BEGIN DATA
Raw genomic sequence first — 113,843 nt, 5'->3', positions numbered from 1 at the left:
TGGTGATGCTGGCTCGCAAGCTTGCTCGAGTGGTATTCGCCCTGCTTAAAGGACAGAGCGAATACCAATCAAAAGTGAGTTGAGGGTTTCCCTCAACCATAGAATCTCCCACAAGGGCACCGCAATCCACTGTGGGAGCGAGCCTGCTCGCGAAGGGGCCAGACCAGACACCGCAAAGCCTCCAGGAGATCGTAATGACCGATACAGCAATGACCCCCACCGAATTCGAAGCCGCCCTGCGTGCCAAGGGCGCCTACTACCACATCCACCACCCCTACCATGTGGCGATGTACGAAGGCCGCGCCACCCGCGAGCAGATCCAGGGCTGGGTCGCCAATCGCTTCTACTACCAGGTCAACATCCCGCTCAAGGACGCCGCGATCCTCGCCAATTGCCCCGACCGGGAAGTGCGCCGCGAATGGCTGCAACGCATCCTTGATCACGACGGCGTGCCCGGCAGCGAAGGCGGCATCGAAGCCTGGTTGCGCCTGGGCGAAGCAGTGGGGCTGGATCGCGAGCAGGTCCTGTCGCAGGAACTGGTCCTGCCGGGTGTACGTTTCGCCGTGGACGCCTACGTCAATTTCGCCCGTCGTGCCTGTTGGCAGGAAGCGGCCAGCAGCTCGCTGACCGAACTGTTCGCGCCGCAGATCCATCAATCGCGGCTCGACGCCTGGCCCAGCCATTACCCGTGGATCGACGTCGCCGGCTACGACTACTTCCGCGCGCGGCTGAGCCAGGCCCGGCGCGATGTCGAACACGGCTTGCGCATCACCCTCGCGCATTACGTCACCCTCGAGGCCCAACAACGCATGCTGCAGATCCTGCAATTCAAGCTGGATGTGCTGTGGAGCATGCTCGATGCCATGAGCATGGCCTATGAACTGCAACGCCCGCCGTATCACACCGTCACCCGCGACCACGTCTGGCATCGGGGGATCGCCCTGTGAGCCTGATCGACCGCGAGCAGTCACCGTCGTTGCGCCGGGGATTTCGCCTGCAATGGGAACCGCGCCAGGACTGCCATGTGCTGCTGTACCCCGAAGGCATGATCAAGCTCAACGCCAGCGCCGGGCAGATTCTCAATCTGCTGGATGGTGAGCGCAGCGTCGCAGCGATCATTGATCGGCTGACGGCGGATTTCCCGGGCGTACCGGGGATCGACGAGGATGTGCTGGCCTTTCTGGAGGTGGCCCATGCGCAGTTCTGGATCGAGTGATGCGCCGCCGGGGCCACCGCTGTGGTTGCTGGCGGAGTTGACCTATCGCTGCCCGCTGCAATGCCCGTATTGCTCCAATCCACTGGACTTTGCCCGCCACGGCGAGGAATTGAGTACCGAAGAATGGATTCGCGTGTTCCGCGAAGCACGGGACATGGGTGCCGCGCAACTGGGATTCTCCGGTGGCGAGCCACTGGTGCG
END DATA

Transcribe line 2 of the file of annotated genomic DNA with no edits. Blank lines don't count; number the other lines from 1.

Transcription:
TGGTGATGCTGGCTCGCAAGCTTGCTCGAGTGGTATTCGCCCTGCTTAAAGGACAGAGCGAATACCAATCAAAAGTGAGTTGAGGGTTTCCCTCAACCATAGAATCTCCCACAAGGGCACCGCAATCCACTGTGGGAGCGAGCCTGCTCGCGAAGGGGCCAGACCAGACACCGCAAAGCCTCCAGGAGATCGTAATGACCGATACAGCAATGACCCCCACCGAATTCGAAGCCGCCCTGCGTGCCAAGGGCGCCTACTACCACATCCACCACCCCTACCATGTGGCGATGTACGAAGGCCGCGCCACCCGCGAGCAGATCCAGGGCTGGGTCGCCAATCGCTTCTACTACCAGGTCAACATCCCGCTCAAGGACGCCGCGATCCTCGCCAATTGCCCCGACCGGGAAGTGCGCCGCGAATGGCTGCAACGCATCCTTGATCACGACGGCGTGCCCGGCAGCGAAGGCGGCATCGAAGCCTGGTTGCGCCTGGGCGAAGCAGTGGGGCTGGATCGCGAGCAGGTCCTGTCGCAGGAACTGGTCCTGCCGGGTGTACGTTTCGCCGTGGACGCCTACGTCAATTTCGCCCGTCGTGCCTGTTGGCAGGAAGCGGCCAGCAGCTCGCTGACCGAACTGTTCGCGCCGCAGATCCATCAATCGCGGCTCGACGCCTGGCCCAGCCATTACCCGTGGATCGACGTCGCCGGCTACGACTACTTCCGCGCGCGGCTGAGCCAGGCCCGGCGCGATGTCGAACACGGCTTGCGCATCACCCTCGCGCATTACGTCACCCTCGAGGCCCAACAACGCATGCTGCAGATCCTGCAATTCAAGCTGGATGTGCTGTGGAGCATGCTCGATGCCATGAGCATGGCCTATGAACTGCAACGCCCGCCGTATCACACCGTCACCCGCGACCACGTCTGGCATCGGGGGATCGCCCTGTGAGCCTGATCGACCGCGAGCAGTCACCGTCGTTGCGCCGGGGATTTCGCCTGCAATGGGAACCGCGCCAGGACTGCCATGTGCTGCTGTACCCCGAAGGCATGATCAAGCTCAACGCCAGCGCCGGGCAGATTCTCAATCTGCTGGATGGTGAGCGCAGCGTCGCAGCGATCATTGATCGGCTGACGGCGGATTTCCCGGGCGTACCGGGGATCGACGAGGATGTGCTGGCCTTTCTGGAGGTGGCCCATGCGCAGTTCTGGATCGAGTGATGCGCCGCCGGGGCCACCGCTGTGGTTGCTGGCGGAGTTGACCTATCGCTGCCCGCTGCAATGCCCGTATTGCTCCAATCCACTGGACTTTGCCCGCCACGGCGAGGAATTGAGTACCGAAGAATGGATTCGCGTGTTCCGCGAAGCACGGGACATGGGTGCCGCGCAACTGGGATTCTCCGGTGGCGAGCCACTGGTGCG